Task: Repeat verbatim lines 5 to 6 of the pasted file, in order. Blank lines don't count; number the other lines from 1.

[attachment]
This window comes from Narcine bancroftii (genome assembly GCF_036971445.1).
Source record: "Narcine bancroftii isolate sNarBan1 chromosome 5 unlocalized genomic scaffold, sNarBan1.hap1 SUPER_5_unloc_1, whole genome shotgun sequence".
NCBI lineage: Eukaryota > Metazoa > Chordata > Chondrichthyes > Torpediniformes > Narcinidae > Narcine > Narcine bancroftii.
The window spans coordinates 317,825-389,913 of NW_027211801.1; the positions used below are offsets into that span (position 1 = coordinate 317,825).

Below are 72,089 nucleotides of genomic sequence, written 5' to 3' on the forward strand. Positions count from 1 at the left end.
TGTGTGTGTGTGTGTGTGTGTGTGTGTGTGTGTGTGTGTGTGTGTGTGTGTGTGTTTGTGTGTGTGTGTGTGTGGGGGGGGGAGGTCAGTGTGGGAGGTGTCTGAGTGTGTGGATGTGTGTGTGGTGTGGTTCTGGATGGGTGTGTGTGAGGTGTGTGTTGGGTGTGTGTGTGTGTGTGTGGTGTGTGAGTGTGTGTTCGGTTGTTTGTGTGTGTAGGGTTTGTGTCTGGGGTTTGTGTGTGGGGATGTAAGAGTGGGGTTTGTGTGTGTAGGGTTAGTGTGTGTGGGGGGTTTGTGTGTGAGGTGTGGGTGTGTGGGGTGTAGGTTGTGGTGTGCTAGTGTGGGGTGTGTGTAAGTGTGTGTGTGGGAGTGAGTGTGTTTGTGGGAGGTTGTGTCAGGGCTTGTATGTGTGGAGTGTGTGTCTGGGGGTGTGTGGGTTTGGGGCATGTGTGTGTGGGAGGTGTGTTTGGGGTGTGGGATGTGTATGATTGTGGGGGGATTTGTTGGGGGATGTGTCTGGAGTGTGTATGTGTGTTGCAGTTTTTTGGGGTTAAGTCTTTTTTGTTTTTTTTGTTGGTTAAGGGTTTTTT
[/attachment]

Below are 72,089 nucleotides of genomic sequence, written 5' to 3' on the forward strand. Positions count from 1 at the left end.
TGTGTGTGTGTGTGTGTGTGTGTGTGTGTGTGTGTGTGTGTGTGTGTGTGTGTGTTTGTGTGTGTGTGTGTGTGGGGGGGGGAGGTCAGTGTGGGAGGTGTCTGAGTGTGTGGATGTGTGTGTGGTGTGGTTCTGGATGGGTGTGTGTGAGGTGTGTGTTGGGTGTGTGTGTGTGTGTGTGGTGTGTGAGTGTGTGTTCGGTTGTTTGTGTGTGTAGGGTTTGTGTCTGGGGTTTGTGTGTGGGGATGTAAGAGTGGGGTTTGTGTGTGTAGGGTTAGTGTGTGTGGGGGGTTTGTGTGTGAGGTGTGGGTGTGTGGGGTGTAGGTTGTGGTGTGCTAGTGTGGGGTGTGTGTAAGTGTGTGTGTGGGAGTGAGTGTGTTTGTGGGAGGTTGTGTCAGGGCTTGTATGTGTGGAGTGTGTGTCTGGGGGTGTGTGGGTTTGGGGCATGTGTGTGTGGGAGGTGTGTTTGGGGTGTGGGATGTGTATGATTGTGGGGGGATTTGTTGGGGGATGTGTCTGGAGTGTGTATGTGTGTTGCAGTTTTTTGGGGTTAAGTCTTTTTTGTTTTTTTTGTTGGTTAAGGGTTTTTT